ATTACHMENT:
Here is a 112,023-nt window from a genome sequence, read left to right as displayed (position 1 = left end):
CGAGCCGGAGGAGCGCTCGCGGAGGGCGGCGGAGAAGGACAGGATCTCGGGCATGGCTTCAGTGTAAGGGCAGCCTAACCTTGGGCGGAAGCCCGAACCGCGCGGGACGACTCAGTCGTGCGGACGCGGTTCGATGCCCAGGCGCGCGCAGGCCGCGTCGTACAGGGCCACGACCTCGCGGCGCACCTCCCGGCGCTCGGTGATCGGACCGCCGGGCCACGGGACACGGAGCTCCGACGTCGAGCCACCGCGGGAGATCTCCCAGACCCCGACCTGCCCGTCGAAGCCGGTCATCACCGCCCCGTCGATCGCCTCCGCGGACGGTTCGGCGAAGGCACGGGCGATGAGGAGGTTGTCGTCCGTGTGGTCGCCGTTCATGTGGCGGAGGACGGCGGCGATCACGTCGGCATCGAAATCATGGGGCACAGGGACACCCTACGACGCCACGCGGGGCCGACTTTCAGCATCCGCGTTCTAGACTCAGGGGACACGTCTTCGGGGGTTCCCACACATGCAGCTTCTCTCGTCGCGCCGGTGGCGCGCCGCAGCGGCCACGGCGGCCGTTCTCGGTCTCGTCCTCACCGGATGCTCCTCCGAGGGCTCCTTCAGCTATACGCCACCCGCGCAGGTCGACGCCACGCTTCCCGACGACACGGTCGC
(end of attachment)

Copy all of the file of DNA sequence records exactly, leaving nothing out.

Here is a 112,023-nt window from a genome sequence, read left to right as displayed (position 1 = left end):
CGAGCCGGAGGAGCGCTCGCGGAGGGCGGCGGAGAAGGACAGGATCTCGGGCATGGCTTCAGTGTAAGGGCAGCCTAACCTTGGGCGGAAGCCCGAACCGCGCGGGACGACTCAGTCGTGCGGACGCGGTTCGATGCCCAGGCGCGCGCAGGCCGCGTCGTACAGGGCCACGACCTCGCGGCGCACCTCCCGGCGCTCGGTGATCGGACCGCCGGGCCACGGGACACGGAGCTCCGACGTCGAGCCACCGCGGGAGATCTCCCAGACCCCGACCTGCCCGTCGAAGCCGGTCATCACCGCCCCGTCGATCGCCTCCGCGGACGGTTCGGCGAAGGCACGGGCGATGAGGAGGTTGTCGTCCGTGTGGTCGCCGTTCATGTGGCGGAGGACGGCGGCGATCACGTCGGCATCGAAATCATGGGGCACAGGGACACCCTACGACGCCACGCGGGGCCGACTTTCAGCATCCGCGTTCTAGACTCAGGGGACACGTCTTCGGGGGTTCCCACACATGCAGCTTCTCTCGTCGCGCCGGTGGCGCGCCGCAGCGGCCACGGCGGCCGTTCTCGGTCTCGTCCTCACCGGATGCTCCTCCGAGGGCTCCTTCAGCTATACGCCACCCGCGCAGGTCGACGCCACGCTTCCCGACGACACGGTCGC